Jason Schulte's Vikings ColumnWhen I approached Pierce County Herald Sports Editor Sean Scallon about writing a Vikings column online, he basically said do it whenever you can. As a lifelong fan, the chance to write about my favorite football team doesn’t get much better. I knew I wanted to write a column before the season started, but I didn’t know how to put it. Going by positions, each team in the NFC North, etc… were thought of, but then it struck me: A to Z. It gives me a chance to be humorous, yet serious at the same time.
By: Jason Schulte, Pierce County Herald
When I approached Pierce County Herald Sports Editor Sean Scallon about writing a Vikings column online, he basically said do it whenever you can. As a lifelong fan, the chance to write about my favorite football team doesn’t get much better.
I knew I wanted to write a column before the season started, but I didn’t know how to put it. Going by positions, each team in the NFC North, etc… were thought of, but then it struck me: A to Z. It gives me a chance to be humorous, yet serious at the same time.
So here we go, the 2009 Minnesota Vikings from A to Z:
A is for All Day, AP or his real name, Adrian Peterson. After only two years in the league, he is the best running back in the National Football League and has a chance to go for 2,000 yards in a single season. That realistically won’t happen, but he does have a chance to take it to the end zone on every carry. If you don’t believe me, watch the video from the Vikings’ preseason game against Houston, and, specifically the Vikings’ first offensive play.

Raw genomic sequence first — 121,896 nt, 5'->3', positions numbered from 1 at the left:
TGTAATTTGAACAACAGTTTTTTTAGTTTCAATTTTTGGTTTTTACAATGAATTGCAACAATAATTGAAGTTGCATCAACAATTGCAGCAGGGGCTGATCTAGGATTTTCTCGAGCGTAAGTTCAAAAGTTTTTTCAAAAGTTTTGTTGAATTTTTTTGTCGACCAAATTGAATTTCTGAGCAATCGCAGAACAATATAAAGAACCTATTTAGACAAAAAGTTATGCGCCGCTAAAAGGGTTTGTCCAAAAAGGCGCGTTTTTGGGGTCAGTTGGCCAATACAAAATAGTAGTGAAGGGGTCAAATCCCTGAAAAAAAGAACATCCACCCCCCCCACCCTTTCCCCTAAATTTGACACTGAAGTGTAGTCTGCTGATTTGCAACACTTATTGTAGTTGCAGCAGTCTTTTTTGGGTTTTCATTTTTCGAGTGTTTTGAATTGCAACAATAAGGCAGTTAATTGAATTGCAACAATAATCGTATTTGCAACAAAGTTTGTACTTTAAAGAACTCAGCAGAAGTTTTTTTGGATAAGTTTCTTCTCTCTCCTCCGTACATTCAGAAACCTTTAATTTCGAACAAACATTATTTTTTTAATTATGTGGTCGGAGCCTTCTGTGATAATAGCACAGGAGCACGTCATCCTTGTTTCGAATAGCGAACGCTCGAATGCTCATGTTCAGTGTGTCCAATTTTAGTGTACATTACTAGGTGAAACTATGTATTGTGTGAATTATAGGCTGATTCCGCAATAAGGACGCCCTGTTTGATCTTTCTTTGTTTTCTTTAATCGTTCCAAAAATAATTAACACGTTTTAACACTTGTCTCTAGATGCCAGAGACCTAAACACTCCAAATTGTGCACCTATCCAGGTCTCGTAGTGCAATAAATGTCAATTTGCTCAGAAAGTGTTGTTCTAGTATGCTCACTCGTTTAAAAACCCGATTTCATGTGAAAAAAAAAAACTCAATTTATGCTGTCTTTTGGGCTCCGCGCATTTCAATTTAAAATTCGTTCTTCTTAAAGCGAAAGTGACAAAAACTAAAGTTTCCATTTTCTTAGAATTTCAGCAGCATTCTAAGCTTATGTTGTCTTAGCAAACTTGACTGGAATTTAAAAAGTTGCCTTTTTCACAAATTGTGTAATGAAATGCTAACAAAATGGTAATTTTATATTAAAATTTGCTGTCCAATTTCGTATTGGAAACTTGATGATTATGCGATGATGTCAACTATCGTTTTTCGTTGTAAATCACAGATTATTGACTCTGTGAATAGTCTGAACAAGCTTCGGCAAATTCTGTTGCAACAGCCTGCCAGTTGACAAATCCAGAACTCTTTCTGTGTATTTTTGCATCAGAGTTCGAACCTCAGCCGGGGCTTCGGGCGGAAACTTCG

B stands for Bernard Berrian. Vikings fans have been clamoring for a deep threat wide receiver since Randy Moss left and in his first year Berrian responded with an average of 20 yards per catch and almost 1,000 yards receiving. The goal this year is an injury-free season, which is off to a bad start, considering he didn’t play at all during the preseason.
C as in Center, since the Vikings have a new one in 2009 – John Sullivan, who replaced Matt Birk. Despite his inexperience, you’ve heard nothing but good things about him this preseason, which is good.
D is for Defense, which has been the Vikings’ strength the last three years. With the additions on the offensive side, could it be that in 2009, the defense doesn’t feel like they have to score on their own to stay in games?
E stands for ESPN. If you think the coverage the network has given the Vikes so far has been over-the-line, just you wait. If you haven’t heard by now, one of the Vikings-Packers games will be on ESPN Oct. 5.
F stands for Frazier, as in defensive coordinator Leslie Frazier. The growing perception is that Frazier is cut from the same cloth personally and professionally as former Viking defensive coordinators Tony Dungy and Mike Tomlin, who have gone on to win Super Bowls after leaving the purple. Frazier was a finalist in multiple head coach openings last year, and if the Vikings’ defense has another successful year, a new defensive coordinator will be needed in 2010.